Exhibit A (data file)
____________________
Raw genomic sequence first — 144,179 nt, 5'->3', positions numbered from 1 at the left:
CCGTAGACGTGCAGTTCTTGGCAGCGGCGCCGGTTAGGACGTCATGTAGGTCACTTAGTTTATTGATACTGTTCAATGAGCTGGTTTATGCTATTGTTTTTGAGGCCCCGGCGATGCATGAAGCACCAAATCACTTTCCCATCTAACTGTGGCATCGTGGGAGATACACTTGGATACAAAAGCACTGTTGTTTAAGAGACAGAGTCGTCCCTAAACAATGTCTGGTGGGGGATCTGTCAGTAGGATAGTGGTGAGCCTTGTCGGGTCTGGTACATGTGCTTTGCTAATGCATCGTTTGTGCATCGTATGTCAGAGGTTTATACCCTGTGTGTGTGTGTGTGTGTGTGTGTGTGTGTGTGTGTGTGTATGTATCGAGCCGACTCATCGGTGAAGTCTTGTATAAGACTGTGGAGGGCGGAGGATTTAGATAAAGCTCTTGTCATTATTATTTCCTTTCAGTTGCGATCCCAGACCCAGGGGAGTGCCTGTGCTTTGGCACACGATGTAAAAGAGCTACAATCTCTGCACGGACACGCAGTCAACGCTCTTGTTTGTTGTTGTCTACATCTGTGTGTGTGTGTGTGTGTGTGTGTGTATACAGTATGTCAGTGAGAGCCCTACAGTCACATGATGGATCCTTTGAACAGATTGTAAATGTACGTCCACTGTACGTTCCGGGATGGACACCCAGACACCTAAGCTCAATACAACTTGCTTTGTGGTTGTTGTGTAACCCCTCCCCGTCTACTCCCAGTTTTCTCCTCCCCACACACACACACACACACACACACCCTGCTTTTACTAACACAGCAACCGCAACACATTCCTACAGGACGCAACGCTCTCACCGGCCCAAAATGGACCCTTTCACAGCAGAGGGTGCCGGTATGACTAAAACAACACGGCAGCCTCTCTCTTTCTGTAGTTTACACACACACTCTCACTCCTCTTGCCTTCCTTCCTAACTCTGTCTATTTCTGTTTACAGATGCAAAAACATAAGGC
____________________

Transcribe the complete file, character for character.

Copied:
Raw genomic sequence first — 144,179 nt, 5'->3', positions numbered from 1 at the left:
CCGTAGACGTGCAGTTCTTGGCAGCGGCGCCGGTTAGGACGTCATGTAGGTCACTTAGTTTATTGATACTGTTCAATGAGCTGGTTTATGCTATTGTTTTTGAGGCCCCGGCGATGCATGAAGCACCAAATCACTTTCCCATCTAACTGTGGCATCGTGGGAGATACACTTGGATACAAAAGCACTGTTGTTTAAGAGACAGAGTCGTCCCTAAACAATGTCTGGTGGGGGATCTGTCAGTAGGATAGTGGTGAGCCTTGTCGGGTCTGGTACATGTGCTTTGCTAATGCATCGTTTGTGCATCGTATGTCAGAGGTTTATACCCTGTGTGTGTGTGTGTGTGTGTGTGTGTGTGTGTGTGTGTGTATGTATCGAGCCGACTCATCGGTGAAGTCTTGTATAAGACTGTGGAGGGCGGAGGATTTAGATAAAGCTCTTGTCATTATTATTTCCTTTCAGTTGCGATCCCAGACCCAGGGGAGTGCCTGTGCTTTGGCACACGATGTAAAAGAGCTACAATCTCTGCACGGACACGCAGTCAACGCTCTTGTTTGTTGTTGTCTACATCTGTGTGTGTGTGTGTGTGTGTGTGTGTATACAGTATGTCAGTGAGAGCCCTACAGTCACATGATGGATCCTTTGAACAGATTGTAAATGTACGTCCACTGTACGTTCCGGGATGGACACCCAGACACCTAAGCTCAATACAACTTGCTTTGTGGTTGTTGTGTAACCCCTCCCCGTCTACTCCCAGTTTTCTCCTCCCCACACACACACACACACACACACACCCTGCTTTTACTAACACAGCAACCGCAACACATTCCTACAGGACGCAACGCTCTCACCGGCCCAAAATGGACCCTTTCACAGCAGAGGGTGCCGGTATGACTAAAACAACACGGCAGCCTCTCTCTTTCTGTAGTTTACACACACACTCTCACTCCTCTTGCCTTCCTTCCTAACTCTGTCTATTTCTGTTTACAGATGCAAAAACATAAGGC